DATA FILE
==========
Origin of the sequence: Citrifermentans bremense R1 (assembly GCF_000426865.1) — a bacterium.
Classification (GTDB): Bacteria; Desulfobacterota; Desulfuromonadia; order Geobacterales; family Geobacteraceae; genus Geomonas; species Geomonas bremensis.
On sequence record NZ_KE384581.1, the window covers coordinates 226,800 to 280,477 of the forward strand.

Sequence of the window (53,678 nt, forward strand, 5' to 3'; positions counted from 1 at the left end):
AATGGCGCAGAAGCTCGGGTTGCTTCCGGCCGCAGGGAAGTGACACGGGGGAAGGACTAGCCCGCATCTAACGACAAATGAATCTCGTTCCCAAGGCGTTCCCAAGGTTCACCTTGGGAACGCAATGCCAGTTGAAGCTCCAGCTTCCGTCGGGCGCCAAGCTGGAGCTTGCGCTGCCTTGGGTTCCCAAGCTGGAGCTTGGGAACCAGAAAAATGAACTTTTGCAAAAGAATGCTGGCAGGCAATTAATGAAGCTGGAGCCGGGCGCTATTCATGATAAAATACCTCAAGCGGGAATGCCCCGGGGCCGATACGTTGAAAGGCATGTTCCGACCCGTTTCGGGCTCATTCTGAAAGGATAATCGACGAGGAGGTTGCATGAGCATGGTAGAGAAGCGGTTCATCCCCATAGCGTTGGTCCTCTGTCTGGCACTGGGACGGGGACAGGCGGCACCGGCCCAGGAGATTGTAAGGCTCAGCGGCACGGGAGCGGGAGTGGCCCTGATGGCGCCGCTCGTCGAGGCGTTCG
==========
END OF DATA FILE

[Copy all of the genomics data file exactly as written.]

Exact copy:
Origin of the sequence: Citrifermentans bremense R1 (assembly GCF_000426865.1) — a bacterium.
Classification (GTDB): Bacteria; Desulfobacterota; Desulfuromonadia; order Geobacterales; family Geobacteraceae; genus Geomonas; species Geomonas bremensis.
On sequence record NZ_KE384581.1, the window covers coordinates 226,800 to 280,477 of the forward strand.

Sequence of the window (53,678 nt, forward strand, 5' to 3'; positions counted from 1 at the left end):
AATGGCGCAGAAGCTCGGGTTGCTTCCGGCCGCAGGGAAGTGACACGGGGGAAGGACTAGCCCGCATCTAACGACAAATGAATCTCGTTCCCAAGGCGTTCCCAAGGTTCACCTTGGGAACGCAATGCCAGTTGAAGCTCCAGCTTCCGTCGGGCGCCAAGCTGGAGCTTGCGCTGCCTTGGGTTCCCAAGCTGGAGCTTGGGAACCAGAAAAATGAACTTTTGCAAAAGAATGCTGGCAGGCAATTAATGAAGCTGGAGCCGGGCGCTATTCATGATAAAATACCTCAAGCGGGAATGCCCCGGGGCCGATACGTTGAAAGGCATGTTCCGACCCGTTTCGGGCTCATTCTGAAAGGATAATCGACGAGGAGGTTGCATGAGCATGGTAGAGAAGCGGTTCATCCCCATAGCGTTGGTCCTCTGTCTGGCACTGGGACGGGGACAGGCGGCACCGGCCCAGGAGATTGTAAGGCTCAGCGGCACGGGAGCGGGAGTGGCCCTGATGGCGCCGCTCGTCGAGGCGTTCG